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Mad hatters

Millinery is one of those skills that does not sound like it belongs in the modern world - like being an actuary, or a victualler, or an ombudsman.

There’s something rather medieval about it, as though it were a skill that died out with the industrial revolution. In reality, that’s not so far from the truth. The trade did seem to be in terminal decline for many years as men’s and women’s post-war fashions did away with a requirement to wear a hat and it looked like HM The Queen was going to be left as a lone standard-bearer for milliners across the land. Fortunately, for Lisa Tan (see page 14) and other milliners out there, two hat-covering traditions have flourished in modern times which together have saved the milliners art: weddings and a day at the races.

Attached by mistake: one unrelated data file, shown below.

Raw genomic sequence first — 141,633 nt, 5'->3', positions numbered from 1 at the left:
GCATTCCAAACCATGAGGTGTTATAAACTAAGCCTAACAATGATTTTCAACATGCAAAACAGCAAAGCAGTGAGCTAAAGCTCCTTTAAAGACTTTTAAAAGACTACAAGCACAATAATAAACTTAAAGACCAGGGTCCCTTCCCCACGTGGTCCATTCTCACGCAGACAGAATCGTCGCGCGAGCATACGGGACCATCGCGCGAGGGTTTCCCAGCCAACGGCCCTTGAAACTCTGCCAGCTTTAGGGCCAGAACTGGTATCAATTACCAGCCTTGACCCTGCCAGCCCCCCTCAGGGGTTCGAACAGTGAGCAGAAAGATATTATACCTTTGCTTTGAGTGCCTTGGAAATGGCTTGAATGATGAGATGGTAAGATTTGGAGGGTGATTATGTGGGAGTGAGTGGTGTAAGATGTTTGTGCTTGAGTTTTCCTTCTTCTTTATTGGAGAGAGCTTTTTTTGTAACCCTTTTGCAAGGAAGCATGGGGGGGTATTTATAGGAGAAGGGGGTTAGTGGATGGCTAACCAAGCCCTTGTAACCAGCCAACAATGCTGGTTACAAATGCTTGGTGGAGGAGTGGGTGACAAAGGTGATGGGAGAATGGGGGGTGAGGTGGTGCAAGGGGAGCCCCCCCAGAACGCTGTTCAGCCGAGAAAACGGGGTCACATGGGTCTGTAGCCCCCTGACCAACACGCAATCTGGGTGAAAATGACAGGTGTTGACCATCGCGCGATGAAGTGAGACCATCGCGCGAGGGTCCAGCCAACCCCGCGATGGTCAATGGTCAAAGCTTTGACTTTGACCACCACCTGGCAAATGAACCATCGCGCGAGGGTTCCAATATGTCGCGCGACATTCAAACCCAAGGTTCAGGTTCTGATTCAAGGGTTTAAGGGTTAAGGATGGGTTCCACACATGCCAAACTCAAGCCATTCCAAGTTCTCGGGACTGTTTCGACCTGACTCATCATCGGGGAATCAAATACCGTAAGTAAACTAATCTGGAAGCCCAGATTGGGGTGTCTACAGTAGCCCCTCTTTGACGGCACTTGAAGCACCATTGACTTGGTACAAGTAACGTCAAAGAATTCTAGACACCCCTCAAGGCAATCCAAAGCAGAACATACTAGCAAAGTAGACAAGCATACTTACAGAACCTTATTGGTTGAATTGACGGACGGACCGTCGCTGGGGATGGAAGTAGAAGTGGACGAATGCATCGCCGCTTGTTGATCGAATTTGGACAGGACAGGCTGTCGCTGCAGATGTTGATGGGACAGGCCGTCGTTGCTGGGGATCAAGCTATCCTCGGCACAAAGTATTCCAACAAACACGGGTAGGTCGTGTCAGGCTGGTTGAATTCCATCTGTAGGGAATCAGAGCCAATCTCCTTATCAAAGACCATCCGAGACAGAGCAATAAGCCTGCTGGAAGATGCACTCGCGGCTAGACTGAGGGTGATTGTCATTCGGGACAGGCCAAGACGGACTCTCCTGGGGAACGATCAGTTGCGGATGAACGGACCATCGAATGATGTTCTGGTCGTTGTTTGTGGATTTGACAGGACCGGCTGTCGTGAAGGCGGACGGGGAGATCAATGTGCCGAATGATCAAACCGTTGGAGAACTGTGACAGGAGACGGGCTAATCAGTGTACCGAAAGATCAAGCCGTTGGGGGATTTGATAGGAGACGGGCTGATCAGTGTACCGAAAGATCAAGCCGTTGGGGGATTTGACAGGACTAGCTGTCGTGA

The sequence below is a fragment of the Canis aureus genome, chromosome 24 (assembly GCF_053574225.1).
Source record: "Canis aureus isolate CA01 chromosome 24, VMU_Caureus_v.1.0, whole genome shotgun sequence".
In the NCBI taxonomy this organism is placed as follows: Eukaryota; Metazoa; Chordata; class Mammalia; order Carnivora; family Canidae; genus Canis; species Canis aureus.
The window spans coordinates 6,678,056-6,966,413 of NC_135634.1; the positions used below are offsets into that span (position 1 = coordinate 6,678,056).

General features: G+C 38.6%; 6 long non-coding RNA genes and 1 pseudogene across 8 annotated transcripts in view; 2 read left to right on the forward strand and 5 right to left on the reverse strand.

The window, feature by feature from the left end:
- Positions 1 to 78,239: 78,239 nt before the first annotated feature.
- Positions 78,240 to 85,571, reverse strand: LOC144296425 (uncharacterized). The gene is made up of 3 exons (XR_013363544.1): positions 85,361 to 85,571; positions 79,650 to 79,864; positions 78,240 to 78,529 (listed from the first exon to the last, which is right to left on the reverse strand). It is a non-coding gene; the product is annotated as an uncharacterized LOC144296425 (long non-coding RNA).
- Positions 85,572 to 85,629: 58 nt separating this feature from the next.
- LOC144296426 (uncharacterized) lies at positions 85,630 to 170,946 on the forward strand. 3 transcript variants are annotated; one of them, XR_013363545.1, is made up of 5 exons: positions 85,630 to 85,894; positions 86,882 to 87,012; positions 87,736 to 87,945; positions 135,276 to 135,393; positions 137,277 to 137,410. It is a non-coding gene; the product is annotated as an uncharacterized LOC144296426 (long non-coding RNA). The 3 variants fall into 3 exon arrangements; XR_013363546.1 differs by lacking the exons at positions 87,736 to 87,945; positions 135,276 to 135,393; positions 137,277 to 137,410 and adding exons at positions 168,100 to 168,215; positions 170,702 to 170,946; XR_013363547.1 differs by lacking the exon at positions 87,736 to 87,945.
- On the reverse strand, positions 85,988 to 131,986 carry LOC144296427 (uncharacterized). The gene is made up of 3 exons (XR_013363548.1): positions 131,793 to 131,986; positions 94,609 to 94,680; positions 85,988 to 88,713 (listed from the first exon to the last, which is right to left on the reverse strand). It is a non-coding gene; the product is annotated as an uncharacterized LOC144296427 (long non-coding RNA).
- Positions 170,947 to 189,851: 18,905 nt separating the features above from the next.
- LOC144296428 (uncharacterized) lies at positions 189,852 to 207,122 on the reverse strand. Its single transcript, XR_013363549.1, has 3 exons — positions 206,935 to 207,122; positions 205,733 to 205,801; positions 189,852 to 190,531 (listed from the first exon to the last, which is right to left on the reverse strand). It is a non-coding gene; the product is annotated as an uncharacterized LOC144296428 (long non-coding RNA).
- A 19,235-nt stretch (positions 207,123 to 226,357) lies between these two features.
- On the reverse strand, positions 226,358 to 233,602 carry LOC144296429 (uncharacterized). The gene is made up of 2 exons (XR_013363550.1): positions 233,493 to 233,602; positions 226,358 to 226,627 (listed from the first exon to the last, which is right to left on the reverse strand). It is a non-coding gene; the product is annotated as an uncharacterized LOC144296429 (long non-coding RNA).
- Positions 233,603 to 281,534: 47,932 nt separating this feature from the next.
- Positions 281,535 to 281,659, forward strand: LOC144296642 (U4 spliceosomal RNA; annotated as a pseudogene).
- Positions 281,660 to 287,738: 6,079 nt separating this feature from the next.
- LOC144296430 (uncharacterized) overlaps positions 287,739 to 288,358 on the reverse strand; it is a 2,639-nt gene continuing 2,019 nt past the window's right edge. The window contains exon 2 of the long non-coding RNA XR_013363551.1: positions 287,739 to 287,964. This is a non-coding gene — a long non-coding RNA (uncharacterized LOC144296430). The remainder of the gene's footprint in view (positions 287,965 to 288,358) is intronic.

On neither occasion is a hat considered compulsory, of course, but perhaps due to the dearth of opportunities for headwear in our lives, people embrace these rare chances to make a statement above the brow. Ladies Day hats have become an integral part of any horse racing meeting, so much so that no Epsom, Ascot or Aintree weekend is complete without a Times frontpage showing a sea of wide-brimmed, colourful advertisements of the milliner’s art. And lately there’s even been an increase in the amount of bespoke male headwear on show. It seems, like the moustache, this accessory to a man’s formal attire is making a comeback - if somewhat of an ironic one. So, given that both weddings and horse racing are all-year-round affairs now, it’s clearly a good time to be in practicing such medieval trades.

A shame the same cannot be said of the humble scribe... Have a wonderful May.

Jon Watt is editor of the Clapham & Battersea and Fulham editions of Time & Leisure Magazine.